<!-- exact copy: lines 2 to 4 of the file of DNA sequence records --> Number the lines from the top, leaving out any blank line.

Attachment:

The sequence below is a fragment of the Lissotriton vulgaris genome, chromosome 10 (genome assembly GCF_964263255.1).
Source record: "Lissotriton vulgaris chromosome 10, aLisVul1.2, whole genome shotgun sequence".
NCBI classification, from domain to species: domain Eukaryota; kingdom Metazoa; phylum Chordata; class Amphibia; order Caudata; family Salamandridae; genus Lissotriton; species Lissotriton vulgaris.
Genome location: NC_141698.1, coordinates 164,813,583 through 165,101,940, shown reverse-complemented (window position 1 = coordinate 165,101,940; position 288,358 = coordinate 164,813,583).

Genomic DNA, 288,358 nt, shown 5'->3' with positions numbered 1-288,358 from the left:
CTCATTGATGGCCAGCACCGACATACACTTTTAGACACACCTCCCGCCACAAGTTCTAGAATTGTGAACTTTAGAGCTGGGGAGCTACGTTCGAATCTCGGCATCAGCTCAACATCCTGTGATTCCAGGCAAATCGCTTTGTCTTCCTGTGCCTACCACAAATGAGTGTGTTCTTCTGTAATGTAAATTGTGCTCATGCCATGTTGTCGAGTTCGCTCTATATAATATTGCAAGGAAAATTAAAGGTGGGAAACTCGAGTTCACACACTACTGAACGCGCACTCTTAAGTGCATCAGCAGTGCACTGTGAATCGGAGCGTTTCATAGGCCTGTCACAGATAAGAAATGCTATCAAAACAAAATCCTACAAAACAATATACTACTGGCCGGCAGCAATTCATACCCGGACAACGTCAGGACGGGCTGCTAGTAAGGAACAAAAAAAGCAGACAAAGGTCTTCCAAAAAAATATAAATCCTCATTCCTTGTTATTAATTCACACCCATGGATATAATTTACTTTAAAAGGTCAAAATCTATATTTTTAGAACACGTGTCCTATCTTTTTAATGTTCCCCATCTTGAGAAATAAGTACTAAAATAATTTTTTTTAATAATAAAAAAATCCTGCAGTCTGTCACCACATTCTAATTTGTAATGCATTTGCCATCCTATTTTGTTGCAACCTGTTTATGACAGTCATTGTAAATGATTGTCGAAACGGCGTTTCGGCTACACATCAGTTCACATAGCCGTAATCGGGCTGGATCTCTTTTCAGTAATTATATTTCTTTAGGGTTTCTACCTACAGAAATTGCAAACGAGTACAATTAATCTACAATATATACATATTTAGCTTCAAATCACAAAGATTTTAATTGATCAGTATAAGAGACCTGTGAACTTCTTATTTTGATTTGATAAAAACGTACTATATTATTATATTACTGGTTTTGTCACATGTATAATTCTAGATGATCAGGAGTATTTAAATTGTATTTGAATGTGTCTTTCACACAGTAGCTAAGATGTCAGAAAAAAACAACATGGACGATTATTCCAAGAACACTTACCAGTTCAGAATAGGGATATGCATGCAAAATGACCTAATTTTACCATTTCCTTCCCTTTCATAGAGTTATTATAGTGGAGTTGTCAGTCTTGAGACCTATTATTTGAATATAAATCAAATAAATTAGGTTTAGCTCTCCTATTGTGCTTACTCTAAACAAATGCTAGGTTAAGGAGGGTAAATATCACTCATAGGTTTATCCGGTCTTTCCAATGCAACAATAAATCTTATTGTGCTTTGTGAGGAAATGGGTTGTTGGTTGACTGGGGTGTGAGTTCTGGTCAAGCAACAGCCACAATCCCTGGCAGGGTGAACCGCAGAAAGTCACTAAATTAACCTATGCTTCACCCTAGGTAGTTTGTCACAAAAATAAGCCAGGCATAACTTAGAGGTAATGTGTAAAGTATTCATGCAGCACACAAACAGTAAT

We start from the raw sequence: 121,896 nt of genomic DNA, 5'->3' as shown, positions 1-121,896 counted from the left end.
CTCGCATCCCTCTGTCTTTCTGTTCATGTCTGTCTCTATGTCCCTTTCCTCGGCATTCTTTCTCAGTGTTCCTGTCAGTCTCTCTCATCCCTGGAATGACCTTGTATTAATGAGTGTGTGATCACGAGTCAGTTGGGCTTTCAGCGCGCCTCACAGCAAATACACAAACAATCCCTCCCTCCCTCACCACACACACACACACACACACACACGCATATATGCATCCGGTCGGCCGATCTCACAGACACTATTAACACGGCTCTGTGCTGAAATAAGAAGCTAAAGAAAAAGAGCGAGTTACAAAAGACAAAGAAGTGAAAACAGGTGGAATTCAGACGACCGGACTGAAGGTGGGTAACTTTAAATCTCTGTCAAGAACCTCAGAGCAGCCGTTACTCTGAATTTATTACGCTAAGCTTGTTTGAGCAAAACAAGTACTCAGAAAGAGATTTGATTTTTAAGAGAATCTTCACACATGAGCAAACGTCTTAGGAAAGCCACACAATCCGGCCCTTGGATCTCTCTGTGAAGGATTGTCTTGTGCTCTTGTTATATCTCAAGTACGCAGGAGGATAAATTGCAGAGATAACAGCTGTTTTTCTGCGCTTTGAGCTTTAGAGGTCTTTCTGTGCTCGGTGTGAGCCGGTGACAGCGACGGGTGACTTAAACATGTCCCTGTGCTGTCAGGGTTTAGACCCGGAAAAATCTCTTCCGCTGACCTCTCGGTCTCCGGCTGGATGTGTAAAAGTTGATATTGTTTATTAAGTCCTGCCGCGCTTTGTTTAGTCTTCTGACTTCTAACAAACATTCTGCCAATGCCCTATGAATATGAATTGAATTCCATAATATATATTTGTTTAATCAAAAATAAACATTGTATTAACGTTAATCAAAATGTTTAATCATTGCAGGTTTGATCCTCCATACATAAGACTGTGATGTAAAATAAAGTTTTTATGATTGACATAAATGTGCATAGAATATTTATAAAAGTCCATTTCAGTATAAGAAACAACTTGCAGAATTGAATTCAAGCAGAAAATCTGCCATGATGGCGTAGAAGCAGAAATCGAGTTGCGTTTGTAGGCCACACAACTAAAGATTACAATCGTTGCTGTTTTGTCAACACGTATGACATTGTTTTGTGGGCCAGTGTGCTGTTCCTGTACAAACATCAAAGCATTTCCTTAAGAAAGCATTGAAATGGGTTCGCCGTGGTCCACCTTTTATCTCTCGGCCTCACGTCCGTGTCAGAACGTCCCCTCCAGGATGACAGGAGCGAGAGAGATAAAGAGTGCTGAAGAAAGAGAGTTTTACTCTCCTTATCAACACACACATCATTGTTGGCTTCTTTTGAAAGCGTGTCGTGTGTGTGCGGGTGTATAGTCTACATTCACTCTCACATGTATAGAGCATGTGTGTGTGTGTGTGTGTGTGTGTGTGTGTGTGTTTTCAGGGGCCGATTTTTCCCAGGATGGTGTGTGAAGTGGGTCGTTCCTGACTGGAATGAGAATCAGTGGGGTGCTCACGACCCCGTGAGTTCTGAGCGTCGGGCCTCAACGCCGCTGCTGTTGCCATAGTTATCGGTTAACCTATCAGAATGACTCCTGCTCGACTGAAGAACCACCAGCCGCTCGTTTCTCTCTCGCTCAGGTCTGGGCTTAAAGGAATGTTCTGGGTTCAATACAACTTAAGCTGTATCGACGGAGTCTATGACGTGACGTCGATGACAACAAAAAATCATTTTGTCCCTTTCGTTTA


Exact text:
Source record: "Lissotriton vulgaris chromosome 10, aLisVul1.2, whole genome shotgun sequence".
NCBI classification, from domain to species: domain Eukaryota; kingdom Metazoa; phylum Chordata; class Amphibia; order Caudata; family Salamandridae; genus Lissotriton; species Lissotriton vulgaris.
Genome location: NC_141698.1, coordinates 164,813,583 through 165,101,940, shown reverse-complemented (window position 1 = coordinate 165,101,940; position 288,358 = coordinate 164,813,583).